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How we think about life—how we “hold” life in our minds—tells our inner GPS where we want to go, what we want to do. If our minds—our mental machinery—think something’s doable, we have a good shot at accomplishing it, and if our machinery thinks it’s probably unattainable, we probably won’t attain it. The trick is in how we frame it in our own thinking. The magic comes when we mentally hold something as a possibility!


When we think about possibility—in relationships, in work, and in other situations in our lives—we’re thinking about what exists at the moment and what we want in the future. Sometimes what you’d like at the moment is impossible, at least for now—for example, wanting to buy a $500,000 house when you’re broke. Your assessment is based on how you are holding what you believe to be the facts. However, you can create possibility by finding ways to create additional money, even by enrolling others to invest in the house with you.


If our beliefs about ourselves and the world are filled with negativity, it’s impossible to see possibility. We will see only limitations and negativity.


We develop most of our fundamental beliefs about ourselves and the world during our formative years. We carry these beliefs with us, and they influence our thoughts and actions as adults. For this reason, I call these beliefs our Organizing Principles. Consciously or unconsciously, they often act on automatic pilot, coloring our view of everything.


When we’re on automatic pilot—when we’re allowing our programming from past experiences to run us instead of being mindfully aware in the present—if our beliefs are limiting and negative, then instead of seeing the world as full of possibility and miracles, our Organizing Principles will make us see it as a place where it’s likely that we won’t be able to achieve our goals or get our needs met. But it doesn’t have to be this way! You can change your Organizing Principles and open the door to possibility!



These old and limiting Organizing Principles were formed from childhood experiences that were, to one degree or another, emotionally traumatic. For example, when you were a young child, if the adults around you didn’t meet your needs in a consistent, loving way that made you feel truly cared for, you might have developed negative, limiting beliefs about yourself and what you can expect of other people. You might have developed the belief that you weren’t taken care of because you didn’t deserve to be loved and taken care of. This might have resulted in an Organizing Principle like “I’m not worth much.” Or you might have developed an Organizing Principle like “Nobody will understand or take care of me; I’ll always be on my own.”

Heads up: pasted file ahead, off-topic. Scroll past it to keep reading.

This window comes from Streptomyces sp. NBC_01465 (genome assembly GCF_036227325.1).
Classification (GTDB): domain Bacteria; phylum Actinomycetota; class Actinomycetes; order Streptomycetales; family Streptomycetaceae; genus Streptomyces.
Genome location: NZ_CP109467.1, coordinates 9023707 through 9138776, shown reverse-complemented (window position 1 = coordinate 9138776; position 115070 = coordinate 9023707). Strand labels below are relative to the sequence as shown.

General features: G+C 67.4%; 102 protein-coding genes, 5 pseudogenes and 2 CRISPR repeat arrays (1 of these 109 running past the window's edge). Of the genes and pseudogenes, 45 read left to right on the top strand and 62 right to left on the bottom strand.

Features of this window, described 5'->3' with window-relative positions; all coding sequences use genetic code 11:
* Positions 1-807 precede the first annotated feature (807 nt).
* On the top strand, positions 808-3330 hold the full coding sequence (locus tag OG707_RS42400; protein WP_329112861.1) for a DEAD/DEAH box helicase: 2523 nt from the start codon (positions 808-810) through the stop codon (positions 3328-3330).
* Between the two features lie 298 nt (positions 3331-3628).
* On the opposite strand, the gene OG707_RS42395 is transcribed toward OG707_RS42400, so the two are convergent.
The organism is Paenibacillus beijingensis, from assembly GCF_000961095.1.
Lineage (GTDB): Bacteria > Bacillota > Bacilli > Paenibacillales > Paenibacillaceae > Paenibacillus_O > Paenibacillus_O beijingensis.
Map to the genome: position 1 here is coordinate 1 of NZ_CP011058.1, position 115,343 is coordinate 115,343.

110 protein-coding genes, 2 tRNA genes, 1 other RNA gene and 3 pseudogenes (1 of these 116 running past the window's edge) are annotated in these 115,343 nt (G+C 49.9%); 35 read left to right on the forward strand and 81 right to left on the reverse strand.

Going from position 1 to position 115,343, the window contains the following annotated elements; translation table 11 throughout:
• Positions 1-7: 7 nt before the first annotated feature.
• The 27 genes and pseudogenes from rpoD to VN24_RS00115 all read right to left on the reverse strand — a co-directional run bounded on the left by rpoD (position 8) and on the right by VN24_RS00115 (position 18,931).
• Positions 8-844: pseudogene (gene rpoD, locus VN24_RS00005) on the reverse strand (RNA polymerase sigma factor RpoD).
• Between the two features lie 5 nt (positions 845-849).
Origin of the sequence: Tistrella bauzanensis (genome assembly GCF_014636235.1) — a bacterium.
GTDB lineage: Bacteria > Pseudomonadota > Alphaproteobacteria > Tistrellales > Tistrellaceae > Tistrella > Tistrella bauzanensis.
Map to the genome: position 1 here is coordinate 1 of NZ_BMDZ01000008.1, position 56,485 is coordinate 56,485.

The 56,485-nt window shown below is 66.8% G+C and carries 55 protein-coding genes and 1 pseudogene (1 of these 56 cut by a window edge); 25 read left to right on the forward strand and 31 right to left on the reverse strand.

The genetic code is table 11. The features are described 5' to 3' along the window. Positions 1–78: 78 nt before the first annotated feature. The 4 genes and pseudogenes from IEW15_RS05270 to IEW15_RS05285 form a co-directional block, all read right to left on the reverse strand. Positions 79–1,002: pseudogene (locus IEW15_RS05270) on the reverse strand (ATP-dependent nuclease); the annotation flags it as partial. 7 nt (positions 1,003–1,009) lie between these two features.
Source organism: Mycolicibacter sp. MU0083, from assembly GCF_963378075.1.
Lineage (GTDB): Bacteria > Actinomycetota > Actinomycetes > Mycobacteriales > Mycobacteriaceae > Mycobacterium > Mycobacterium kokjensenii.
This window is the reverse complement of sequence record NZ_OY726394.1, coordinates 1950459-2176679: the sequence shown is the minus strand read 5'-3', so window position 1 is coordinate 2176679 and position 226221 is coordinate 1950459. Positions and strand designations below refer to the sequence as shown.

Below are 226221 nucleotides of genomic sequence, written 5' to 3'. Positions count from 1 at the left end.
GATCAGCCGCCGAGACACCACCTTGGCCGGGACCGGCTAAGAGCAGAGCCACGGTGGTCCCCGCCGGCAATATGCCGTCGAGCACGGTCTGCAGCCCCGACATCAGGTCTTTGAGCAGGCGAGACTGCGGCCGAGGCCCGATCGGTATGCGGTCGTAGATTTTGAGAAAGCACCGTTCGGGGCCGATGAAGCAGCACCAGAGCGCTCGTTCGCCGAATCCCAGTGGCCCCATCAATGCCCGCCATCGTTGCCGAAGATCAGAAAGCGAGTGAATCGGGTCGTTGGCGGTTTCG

If your mind holds such beliefs consciously or unconsciously, you will automatically work against possibility when approaching a new relationship or other new situation. If, for example, you believe “I’m not worth being loved and cared for,” you’ll engage in a relationship and sabotage your possibility of finding fulfillment in it because your thoughts and actions will unconsciously be aimed at proving that your belief is true—that you’re not worth being loved and cared for. You might not express what you want in the relationship because your self-image is that you don’t deserve it, or you might express it and then still sabotage it because you really don’t expect it and have resigned yourself to not getting it.


If you believe “Nobody will understand or take care of me,” then rather than seeing the possibility of your needs being met, you might create an attitude that drives your partner away. Because you believe that eventually you’ll be disappointed, you might unnecessarily defend yourself from disappointment and discourage the other person’s desire to care for you, thus reinforcing the belief you developed in childhood that no one will understand or take care of you. Or believing this, you might not start a new relationship to begin with.


You can let go of and eliminate these negative and limiting beliefs by consciously replacing them with new beliefs that open the door to possibility. I call these new beliefs Guiding Principles. Guiding Principles can interrupt your old programming and consciously focus your mind in the present, laying the foundation for possibility for you to achieve your goals.



For example, you could replace the Organizing Principle “I’m not worth being loved and cared for” with the Guiding Principle “Other people do like, love, and care for me.” You could replace the Organizing Principle “Nobody will understand or take care of me, so I’m going to have to do everything for myself” with the Guiding Principle “Other people do understand and care for me, and I enjoy allowing them to do things for me” and replace the Organizing Principle “I’ll always be on my own” with “I enjoy relationships with other people.”



Reflecting on the limitations created by your Organizing Principles will help you phrase your Guiding Principles with words of possibility. Mindfully acting on your new Guiding Principles can influence your thinking and your actions in every area of your life and open the door to possibility!


  • 16 Jul, 2013
  • Posted by Steve Fogel
  • 1 Tags

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